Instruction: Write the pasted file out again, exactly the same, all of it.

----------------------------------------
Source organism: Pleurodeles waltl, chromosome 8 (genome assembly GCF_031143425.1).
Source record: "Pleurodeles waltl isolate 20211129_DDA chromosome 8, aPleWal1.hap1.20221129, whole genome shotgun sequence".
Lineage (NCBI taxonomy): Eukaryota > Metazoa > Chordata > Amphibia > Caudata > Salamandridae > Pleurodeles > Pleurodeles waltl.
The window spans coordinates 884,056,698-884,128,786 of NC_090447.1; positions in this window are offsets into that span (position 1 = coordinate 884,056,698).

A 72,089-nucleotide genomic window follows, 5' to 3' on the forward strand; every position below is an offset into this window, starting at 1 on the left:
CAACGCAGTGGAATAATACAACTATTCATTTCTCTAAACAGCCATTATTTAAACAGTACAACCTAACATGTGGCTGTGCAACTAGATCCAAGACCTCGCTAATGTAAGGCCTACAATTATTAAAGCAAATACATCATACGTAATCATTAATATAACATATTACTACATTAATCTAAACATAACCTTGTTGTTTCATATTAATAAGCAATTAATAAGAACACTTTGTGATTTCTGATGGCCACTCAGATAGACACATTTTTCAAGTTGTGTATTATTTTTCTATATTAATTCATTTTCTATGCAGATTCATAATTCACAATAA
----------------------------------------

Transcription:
Source organism: Pleurodeles waltl, chromosome 8 (genome assembly GCF_031143425.1).
Source record: "Pleurodeles waltl isolate 20211129_DDA chromosome 8, aPleWal1.hap1.20221129, whole genome shotgun sequence".
Lineage (NCBI taxonomy): Eukaryota > Metazoa > Chordata > Amphibia > Caudata > Salamandridae > Pleurodeles > Pleurodeles waltl.
The window spans coordinates 884,056,698-884,128,786 of NC_090447.1; positions in this window are offsets into that span (position 1 = coordinate 884,056,698).

A 72,089-nucleotide genomic window follows, 5' to 3' on the forward strand; every position below is an offset into this window, starting at 1 on the left:
CAACGCAGTGGAATAATACAACTATTCATTTCTCTAAACAGCCATTATTTAAACAGTACAACCTAACATGTGGCTGTGCAACTAGATCCAAGACCTCGCTAATGTAAGGCCTACAATTATTAAAGCAAATACATCATACGTAATCATTAATATAACATATTACTACATTAATCTAAACATAACCTTGTTGTTTCATATTAATAAGCAATTAATAAGAACACTTTGTGATTTCTGATGGCCACTCAGATAGACACATTTTTCAAGTTGTGTATTATTTTTCTATATTAATTCATTTTCTATGCAGATTCATAATTCACAATAA